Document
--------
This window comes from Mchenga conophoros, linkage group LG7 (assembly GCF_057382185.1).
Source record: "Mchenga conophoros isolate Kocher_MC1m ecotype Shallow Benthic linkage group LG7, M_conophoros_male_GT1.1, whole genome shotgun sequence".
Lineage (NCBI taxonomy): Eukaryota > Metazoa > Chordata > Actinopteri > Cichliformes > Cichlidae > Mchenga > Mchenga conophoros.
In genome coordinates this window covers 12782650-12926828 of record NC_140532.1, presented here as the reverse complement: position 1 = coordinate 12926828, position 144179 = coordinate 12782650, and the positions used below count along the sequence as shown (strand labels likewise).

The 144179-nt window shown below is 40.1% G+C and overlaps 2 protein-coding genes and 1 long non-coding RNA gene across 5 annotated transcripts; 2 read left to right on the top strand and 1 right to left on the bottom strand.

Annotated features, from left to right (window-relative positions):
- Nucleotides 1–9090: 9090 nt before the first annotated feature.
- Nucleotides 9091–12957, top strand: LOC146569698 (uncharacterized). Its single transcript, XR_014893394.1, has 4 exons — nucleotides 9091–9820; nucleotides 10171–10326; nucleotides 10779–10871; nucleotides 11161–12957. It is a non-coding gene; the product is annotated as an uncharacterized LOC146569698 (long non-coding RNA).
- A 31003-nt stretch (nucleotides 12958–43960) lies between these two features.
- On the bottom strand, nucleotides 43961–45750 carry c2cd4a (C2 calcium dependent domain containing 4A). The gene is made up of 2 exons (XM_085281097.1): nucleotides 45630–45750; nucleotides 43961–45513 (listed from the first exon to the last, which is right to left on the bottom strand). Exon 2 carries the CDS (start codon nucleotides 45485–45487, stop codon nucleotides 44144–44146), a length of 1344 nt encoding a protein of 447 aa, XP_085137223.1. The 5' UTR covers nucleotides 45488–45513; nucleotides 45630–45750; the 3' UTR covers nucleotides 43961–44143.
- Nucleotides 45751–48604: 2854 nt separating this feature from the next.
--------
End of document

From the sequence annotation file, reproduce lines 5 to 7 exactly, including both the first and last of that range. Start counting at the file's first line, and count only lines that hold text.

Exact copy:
The 144179-nt window shown below is 40.1% G+C and overlaps 2 protein-coding genes and 1 long non-coding RNA gene across 5 annotated transcripts; 2 read left to right on the top strand and 1 right to left on the bottom strand.

Annotated features, from left to right (window-relative positions):
- Nucleotides 1–9090: 9090 nt before the first annotated feature.